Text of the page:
Thursday, September 08, 2005

Ben Stein Guest-Blogs

I'm suffering from an illness that makes my head explode every time I cough. So, I asked Ben Stein to write my blog post today.

Okay. Just kidding. He wrote this for The American Spectator.

I especially liked point number twelve. Yesterday, I wondered aloud to my husband if liberal Democrats who wish to increase federal government involvement in our lives (healthcare, schools, social programs) are having second thoughts?

12 Comments:

Blogger Gina said...

Ok, I heartily disagree with points nine and yes, twelve.

9)There is not the slightest evidence at all that the war in Iraq has diminished the response of the government to the emergency. To say otherwise is pure slander.

Says who? Ben Stein? Since when did he become an expert on federal emergency response?

I am not either, but it seems to me that if a larger number of local (which is what they are supposed to be) National Guard troops and equipment would have been available, relief could have been orgnazed much more swiftly.

To question the actions of my government and its leaders is in no way slander. It is called my 1st Amendment right. I resent even the suggestion that having issues with the government is slander. The way of a free and open democracy is allow all to voice their opinions. Is he trying to tell me that Republicans were completely silent during the presidency of Bill Clinton? Ohhhhh, riiiiight, it's only slander when a Democrat does it.

12.) The entire episode is a dramatic lesson in the breathtaking callousness of government officials at the ground level. Imagine if Hillary Clinton had gotten her way and they were in charge of your health care.

What in the world does Hillary Clinton, at the federal level, have anything to do with Mr. Stien's so-called "ground level" government officials? He can't have it both ways.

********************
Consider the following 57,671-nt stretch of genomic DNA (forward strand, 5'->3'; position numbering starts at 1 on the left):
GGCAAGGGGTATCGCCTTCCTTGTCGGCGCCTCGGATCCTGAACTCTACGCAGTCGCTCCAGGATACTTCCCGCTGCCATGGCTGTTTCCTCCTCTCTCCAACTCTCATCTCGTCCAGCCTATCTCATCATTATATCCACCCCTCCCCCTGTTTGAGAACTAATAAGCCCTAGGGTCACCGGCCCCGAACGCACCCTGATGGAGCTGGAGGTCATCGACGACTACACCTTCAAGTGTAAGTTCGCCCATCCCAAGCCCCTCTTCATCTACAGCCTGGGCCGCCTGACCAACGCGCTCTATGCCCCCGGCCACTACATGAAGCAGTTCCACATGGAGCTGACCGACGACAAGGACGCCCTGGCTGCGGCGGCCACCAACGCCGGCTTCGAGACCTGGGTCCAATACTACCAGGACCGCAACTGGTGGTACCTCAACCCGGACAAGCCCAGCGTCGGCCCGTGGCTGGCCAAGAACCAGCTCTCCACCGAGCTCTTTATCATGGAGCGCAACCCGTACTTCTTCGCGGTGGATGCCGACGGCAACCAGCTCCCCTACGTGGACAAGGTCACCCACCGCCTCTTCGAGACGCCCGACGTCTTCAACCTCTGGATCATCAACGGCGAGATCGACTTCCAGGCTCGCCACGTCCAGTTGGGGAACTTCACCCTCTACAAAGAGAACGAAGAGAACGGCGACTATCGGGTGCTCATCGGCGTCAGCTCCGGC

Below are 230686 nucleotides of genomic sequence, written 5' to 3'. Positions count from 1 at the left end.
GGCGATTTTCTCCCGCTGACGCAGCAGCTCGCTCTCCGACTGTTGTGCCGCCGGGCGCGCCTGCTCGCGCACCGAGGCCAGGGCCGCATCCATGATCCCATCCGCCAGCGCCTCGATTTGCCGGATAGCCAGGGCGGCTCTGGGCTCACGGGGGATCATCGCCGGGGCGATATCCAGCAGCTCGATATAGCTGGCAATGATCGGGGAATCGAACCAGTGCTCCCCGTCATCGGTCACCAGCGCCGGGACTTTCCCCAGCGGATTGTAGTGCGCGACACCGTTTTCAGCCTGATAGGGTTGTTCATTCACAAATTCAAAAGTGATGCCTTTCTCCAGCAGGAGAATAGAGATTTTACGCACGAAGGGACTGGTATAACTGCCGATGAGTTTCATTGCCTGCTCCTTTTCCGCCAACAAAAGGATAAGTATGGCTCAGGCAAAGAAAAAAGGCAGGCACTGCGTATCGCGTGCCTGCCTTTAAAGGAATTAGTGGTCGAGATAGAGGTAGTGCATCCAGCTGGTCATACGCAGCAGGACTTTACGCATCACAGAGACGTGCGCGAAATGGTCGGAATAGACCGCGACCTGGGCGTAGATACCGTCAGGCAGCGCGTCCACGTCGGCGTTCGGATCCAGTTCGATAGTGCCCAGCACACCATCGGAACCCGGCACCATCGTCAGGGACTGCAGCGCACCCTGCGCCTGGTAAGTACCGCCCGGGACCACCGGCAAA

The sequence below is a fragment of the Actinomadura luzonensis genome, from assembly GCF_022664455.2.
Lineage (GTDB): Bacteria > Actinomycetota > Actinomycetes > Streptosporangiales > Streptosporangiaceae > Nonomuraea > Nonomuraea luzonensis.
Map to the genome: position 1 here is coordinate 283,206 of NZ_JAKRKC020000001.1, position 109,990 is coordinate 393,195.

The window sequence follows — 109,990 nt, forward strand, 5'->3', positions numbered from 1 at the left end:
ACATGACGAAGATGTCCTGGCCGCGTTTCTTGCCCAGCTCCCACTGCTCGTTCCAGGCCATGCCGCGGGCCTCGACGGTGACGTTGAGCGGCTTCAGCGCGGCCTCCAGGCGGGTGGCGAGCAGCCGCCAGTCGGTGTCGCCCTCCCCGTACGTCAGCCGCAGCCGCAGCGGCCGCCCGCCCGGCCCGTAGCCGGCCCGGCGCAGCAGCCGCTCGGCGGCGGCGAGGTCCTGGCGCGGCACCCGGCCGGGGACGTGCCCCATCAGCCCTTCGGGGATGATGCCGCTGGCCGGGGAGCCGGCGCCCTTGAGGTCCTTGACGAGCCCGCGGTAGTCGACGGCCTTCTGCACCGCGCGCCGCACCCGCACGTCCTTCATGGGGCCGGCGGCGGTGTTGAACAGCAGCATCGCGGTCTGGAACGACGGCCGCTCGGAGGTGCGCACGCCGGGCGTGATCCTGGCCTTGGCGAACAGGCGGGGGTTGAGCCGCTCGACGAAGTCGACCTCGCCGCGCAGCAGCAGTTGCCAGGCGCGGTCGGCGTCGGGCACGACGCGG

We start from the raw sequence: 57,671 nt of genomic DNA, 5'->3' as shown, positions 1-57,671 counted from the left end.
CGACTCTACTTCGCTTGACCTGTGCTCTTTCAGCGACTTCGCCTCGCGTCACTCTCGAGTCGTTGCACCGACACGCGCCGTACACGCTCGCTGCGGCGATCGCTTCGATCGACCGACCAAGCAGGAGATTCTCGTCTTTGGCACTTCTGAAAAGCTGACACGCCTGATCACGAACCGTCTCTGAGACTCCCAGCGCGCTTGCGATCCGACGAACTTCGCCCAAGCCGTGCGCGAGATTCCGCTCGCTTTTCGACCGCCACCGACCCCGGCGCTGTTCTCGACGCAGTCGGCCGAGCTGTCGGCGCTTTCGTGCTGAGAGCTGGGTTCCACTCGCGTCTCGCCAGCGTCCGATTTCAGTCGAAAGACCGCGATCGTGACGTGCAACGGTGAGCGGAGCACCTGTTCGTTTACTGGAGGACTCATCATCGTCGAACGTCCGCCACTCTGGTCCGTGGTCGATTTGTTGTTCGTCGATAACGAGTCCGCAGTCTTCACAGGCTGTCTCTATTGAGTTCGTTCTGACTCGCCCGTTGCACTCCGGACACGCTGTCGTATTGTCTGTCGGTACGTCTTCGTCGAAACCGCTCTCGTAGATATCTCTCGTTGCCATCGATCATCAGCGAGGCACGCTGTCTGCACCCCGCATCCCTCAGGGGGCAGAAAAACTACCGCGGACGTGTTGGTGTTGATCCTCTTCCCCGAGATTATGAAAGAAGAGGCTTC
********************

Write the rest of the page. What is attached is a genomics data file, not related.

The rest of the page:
Good grief, haven't Republicans gotten over her yet? It was over ten years ago people, time to move on!


On a completely different note Mel, I hope you feel better soon. :)

10:03 PM  
Blogger tab said...

My dh's buddy was one of the firefighters that was down in Louisiana for training when this happened. He was one of those being shot at while rescuing others. He promptly made a call home and said he was on his way home--they (him and a couple others from his station) were not going to stay in THAT environment waiting to get shot.

Maybe I'm calloused, I don't know...but it always amazes me how some people believe that it is the government's *responsibility* to "fix" everything (and immediately) when a disaster happens.

6:37 AM  
Blogger Heather said...

I take exception to #12 too. I used to be one of those "government officials on the ground level" and though, I admit, I often felt frightfully ineffectual because of bureaucratic red tape, I don't think I could ever be called "breathtakingly callous", nor could any of my friends in the public service. It seems a little like he's talking out of both sides of his mouth - blaming Bush is slander, but he can turn around and blame everyone else.

(Just my 2 cents worth - since I'm not an American, I don't have much to say. I do agree that not EVERYTHING can be blamed on Bush, but on the other hand, he has to take SOME responsibility.)

6:52 AM  
Blogger Reloaded said...

For me, ultimately, neither big business NOR big government can save me. I believe the best hope for mankind is to love God and love our neighbors as ourselves.

New Orleans could have used a lot more practical loving of neighbors, but like in many modern communities, we barely know each other's names, much less our individual burdens.

How many lives could have been saved if people 1) could get over their pride, 2) ask for help (e.g. a car ride out of town for them and their elderly or very young charges), and 3) receive help when they ask?

How many?

And I'm no saint. I've lived in one place now for 6 years, and I don't know my neighbors very well, nor they me, and we don't share our burdens.